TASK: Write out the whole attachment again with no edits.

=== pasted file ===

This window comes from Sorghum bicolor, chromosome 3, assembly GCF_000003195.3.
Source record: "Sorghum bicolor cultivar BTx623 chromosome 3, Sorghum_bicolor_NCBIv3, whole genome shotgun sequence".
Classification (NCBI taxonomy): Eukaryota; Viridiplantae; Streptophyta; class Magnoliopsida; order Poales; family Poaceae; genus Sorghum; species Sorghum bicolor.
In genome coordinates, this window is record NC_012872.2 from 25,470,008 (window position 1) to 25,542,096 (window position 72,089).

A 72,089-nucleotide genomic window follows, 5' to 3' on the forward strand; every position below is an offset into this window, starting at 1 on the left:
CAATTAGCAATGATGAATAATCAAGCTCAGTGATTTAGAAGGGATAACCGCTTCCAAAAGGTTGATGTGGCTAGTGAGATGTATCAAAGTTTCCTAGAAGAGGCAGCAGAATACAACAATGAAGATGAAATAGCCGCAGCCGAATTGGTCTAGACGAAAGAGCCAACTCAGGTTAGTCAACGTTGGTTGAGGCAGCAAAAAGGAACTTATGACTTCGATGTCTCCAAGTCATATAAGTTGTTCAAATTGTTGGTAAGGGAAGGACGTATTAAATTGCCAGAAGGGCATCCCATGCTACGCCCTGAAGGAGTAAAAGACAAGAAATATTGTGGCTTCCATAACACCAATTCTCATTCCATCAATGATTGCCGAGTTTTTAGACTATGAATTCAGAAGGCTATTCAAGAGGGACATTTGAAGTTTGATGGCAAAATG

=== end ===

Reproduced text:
This window comes from Sorghum bicolor, chromosome 3, assembly GCF_000003195.3.
Source record: "Sorghum bicolor cultivar BTx623 chromosome 3, Sorghum_bicolor_NCBIv3, whole genome shotgun sequence".
Classification (NCBI taxonomy): Eukaryota; Viridiplantae; Streptophyta; class Magnoliopsida; order Poales; family Poaceae; genus Sorghum; species Sorghum bicolor.
In genome coordinates, this window is record NC_012872.2 from 25,470,008 (window position 1) to 25,542,096 (window position 72,089).

A 72,089-nucleotide genomic window follows, 5' to 3' on the forward strand; every position below is an offset into this window, starting at 1 on the left:
CAATTAGCAATGATGAATAATCAAGCTCAGTGATTTAGAAGGGATAACCGCTTCCAAAAGGTTGATGTGGCTAGTGAGATGTATCAAAGTTTCCTAGAAGAGGCAGCAGAATACAACAATGAAGATGAAATAGCCGCAGCCGAATTGGTCTAGACGAAAGAGCCAACTCAGGTTAGTCAACGTTGGTTGAGGCAGCAAAAAGGAACTTATGACTTCGATGTCTCCAAGTCATATAAGTTGTTCAAATTGTTGGTAAGGGAAGGACGTATTAAATTGCCAGAAGGGCATCCCATGCTACGCCCTGAAGGAGTAAAAGACAAGAAATATTGTGGCTTCCATAACACCAATTCTCATTCCATCAATGATTGCCGAGTTTTTAGACTATGAATTCAGAAGGCTATTCAAGAGGGACATTTGAAGTTTGATGGCAAAATG